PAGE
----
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article imageMorel mushroom abundance after wildfires is focus of new study

By Karen Graham     Jul 27, 2016 in Environment
University of Montana forest ecology professor Andrew Larson has posted a research paper that estimates the abundance of morel mushrooms after a wildfire in California's Sierra Nevada mountains.
Morchella or the true morel mushroom is a genus of edible mushrooms. The morel has a distinctive honeycomb appearance that is hard to mistake. They are sought by thousands of mushroom enthusiasts every spring in Oregon's Cascade Mountains and much of the western United States.
"So many people love to harvest and eat morel mushrooms," Larson said in a press release, "but there is very little research that measures the abundance of morels after a forest has burned. We wanted to give forest managers concrete data on morel abundance."
A MOREL MUSHROOM EMERGES FROM THE YOSEMITE NATIONAL PARK FOREST FLOOR THE SPRING FOLLOWING A FOREST ...
A MOREL MUSHROOM EMERGES FROM THE YOSEMITE NATIONAL PARK FOREST FLOOR THE SPRING FOLLOWING A FOREST FIRE.
C. ALINA CANSLER./University of Montana
The area Larsen and his team used for their study is a long-term research plot called the Yosemite Forest Dynamics Plot within Yosemite National Park. A wildfire burned the site in September of 2013, killing over 70 percent of the trees.
In May of 2014, the researchers surveyed 1,119 small sample plots within the research site. The ground surface where morels were found was burned completely, says Larsen. The morels were also found, as is typical, growing close together, yet were unevenly distributed across the ground.
Yellow morels (Morchella esculenta and related species) are more commonly found under deciduous trees rather than conifers, while black morels (Morchella elata and related species) are mostly found in coniferous forests, disturbed ground and recently burned areas
Larsen says the burned white fir forests in Yosemite alone could produce an average crop of more than one million morels per year. “The magnitude of post-fire morel production, especially the first year after a fire, clearly supports the park’s current rule allowing people to pick one pint per day for personal use.”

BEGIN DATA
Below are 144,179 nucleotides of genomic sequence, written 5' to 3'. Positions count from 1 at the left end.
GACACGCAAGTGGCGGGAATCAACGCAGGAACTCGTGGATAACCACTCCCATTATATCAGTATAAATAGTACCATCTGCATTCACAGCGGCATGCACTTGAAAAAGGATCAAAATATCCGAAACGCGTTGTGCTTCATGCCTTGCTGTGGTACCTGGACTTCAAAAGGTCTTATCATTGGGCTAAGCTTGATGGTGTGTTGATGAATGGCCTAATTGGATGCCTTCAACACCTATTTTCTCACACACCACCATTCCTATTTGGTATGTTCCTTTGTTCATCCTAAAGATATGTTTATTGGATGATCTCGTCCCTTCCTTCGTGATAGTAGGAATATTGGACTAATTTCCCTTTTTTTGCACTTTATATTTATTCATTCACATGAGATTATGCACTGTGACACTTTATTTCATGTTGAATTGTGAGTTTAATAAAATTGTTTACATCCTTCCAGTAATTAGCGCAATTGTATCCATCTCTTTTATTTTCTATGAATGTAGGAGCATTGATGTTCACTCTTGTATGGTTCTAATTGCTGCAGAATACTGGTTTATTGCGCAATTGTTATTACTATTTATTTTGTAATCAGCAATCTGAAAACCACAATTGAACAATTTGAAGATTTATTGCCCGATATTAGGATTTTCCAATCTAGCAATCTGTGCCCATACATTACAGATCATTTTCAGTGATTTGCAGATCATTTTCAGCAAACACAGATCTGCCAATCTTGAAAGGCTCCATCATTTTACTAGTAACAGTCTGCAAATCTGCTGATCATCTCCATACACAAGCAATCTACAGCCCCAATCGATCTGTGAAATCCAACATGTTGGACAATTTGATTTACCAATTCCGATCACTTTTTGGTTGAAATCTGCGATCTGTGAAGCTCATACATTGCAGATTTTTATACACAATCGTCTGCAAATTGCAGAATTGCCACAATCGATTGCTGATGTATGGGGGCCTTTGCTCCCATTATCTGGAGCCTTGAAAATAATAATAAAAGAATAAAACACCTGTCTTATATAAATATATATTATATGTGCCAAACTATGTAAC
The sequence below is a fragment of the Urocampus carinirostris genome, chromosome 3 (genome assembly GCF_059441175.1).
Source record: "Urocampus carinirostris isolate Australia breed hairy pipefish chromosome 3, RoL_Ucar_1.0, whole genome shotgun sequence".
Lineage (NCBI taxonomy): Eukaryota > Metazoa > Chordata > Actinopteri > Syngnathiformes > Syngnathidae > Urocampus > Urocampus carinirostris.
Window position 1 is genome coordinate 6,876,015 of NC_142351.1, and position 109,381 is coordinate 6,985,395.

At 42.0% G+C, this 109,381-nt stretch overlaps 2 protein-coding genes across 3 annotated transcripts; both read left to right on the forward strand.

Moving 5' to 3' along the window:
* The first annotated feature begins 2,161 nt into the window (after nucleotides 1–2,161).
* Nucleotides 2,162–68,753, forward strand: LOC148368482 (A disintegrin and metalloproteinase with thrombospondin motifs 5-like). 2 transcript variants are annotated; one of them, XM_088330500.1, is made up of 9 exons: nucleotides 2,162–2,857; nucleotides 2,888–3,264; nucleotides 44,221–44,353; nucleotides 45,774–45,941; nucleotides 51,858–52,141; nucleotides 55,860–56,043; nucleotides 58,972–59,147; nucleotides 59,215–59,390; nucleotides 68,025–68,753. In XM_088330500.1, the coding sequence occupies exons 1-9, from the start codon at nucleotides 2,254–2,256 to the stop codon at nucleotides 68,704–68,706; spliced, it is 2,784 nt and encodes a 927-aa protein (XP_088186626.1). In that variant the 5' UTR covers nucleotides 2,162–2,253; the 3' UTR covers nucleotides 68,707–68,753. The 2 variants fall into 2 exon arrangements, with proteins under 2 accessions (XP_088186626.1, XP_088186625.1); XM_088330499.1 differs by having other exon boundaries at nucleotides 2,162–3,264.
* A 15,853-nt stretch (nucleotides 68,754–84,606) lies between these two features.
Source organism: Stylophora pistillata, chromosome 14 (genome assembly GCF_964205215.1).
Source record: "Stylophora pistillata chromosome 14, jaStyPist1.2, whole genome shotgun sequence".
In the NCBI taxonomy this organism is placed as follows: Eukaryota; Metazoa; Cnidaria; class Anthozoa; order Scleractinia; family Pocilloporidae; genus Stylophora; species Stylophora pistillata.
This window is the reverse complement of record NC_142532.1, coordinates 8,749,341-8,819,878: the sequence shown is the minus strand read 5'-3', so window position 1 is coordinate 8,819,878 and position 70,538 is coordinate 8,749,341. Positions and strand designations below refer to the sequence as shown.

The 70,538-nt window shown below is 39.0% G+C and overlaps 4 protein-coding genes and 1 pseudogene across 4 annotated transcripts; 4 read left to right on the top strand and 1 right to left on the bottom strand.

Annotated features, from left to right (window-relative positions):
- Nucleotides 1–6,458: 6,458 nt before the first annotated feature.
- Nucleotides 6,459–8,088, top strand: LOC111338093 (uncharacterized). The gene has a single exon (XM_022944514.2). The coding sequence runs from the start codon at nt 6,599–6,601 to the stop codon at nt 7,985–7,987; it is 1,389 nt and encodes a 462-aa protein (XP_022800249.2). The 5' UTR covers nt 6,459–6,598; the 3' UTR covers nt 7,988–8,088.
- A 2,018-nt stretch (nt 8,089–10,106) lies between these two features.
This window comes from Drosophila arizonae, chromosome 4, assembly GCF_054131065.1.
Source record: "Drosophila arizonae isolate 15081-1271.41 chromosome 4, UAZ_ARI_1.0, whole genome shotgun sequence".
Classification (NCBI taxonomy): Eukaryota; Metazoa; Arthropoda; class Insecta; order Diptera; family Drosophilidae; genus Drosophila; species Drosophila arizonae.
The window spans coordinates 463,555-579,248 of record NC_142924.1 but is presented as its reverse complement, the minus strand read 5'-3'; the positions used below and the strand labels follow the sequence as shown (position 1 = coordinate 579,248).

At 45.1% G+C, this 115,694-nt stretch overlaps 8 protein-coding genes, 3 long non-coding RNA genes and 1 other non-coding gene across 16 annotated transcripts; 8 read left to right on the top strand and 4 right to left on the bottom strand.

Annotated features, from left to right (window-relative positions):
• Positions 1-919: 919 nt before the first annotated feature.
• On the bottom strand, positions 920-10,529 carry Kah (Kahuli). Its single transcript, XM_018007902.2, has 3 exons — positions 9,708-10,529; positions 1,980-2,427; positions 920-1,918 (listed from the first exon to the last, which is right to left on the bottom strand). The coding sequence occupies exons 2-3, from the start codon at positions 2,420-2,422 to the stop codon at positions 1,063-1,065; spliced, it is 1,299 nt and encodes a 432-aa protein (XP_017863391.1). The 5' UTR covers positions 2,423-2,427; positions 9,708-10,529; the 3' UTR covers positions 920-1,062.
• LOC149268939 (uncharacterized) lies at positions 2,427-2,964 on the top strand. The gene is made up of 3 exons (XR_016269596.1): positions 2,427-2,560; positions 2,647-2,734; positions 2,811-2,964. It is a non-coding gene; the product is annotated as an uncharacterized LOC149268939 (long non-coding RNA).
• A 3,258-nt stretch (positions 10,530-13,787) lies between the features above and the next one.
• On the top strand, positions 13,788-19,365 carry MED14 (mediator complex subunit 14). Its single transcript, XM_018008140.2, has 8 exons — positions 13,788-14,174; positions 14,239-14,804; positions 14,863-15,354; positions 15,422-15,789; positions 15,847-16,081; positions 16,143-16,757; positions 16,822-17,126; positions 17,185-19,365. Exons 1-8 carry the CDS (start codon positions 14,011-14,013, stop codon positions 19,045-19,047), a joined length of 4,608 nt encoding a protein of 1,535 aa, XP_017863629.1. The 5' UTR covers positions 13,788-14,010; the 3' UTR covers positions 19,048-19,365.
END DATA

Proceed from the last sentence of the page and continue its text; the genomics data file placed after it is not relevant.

Larsen and his team were surprised at the small number of studies that have been done on post-fire morel mushroom productivity. "We reviewed every published paper on post-fire morel mushroom productivity we could find," Larson said.
“Amazingly, only three earlier studies – in Alaska, Oregon and British Columbia, Canada, provide statistically sound estimates of morel abundance after forest fires.” One study published in 2010 by Canadian researchers, focused on post-fire "microsites" within the burned area.
Black morels growing in the  Peace River Area  British Columbia  Canada.
Black morels growing in the Peace River Area, British Columbia, Canada.
Johannes Harnisch
Another study on post-fire morel harvests was done in 2005 in Alaska. In this study, it was specifically noted that one year after a wildfire, morel mushroom growth seemed to be prolific.
Even with these few studies, we still know very little about their taxonomy, biology, ecology, cultivation, and safety. That is why Professor Larsen and his research team have proposed a conceptual model to guide future research into these mushrooms.
This study, "Post-fire morel (Morchella) mushroom abundance, spatial structure, and harvest sustainability," was published in the journal Forest Ecology and Management and is available online.
More about morel, Ecology, fire burned, postfire production, quantification
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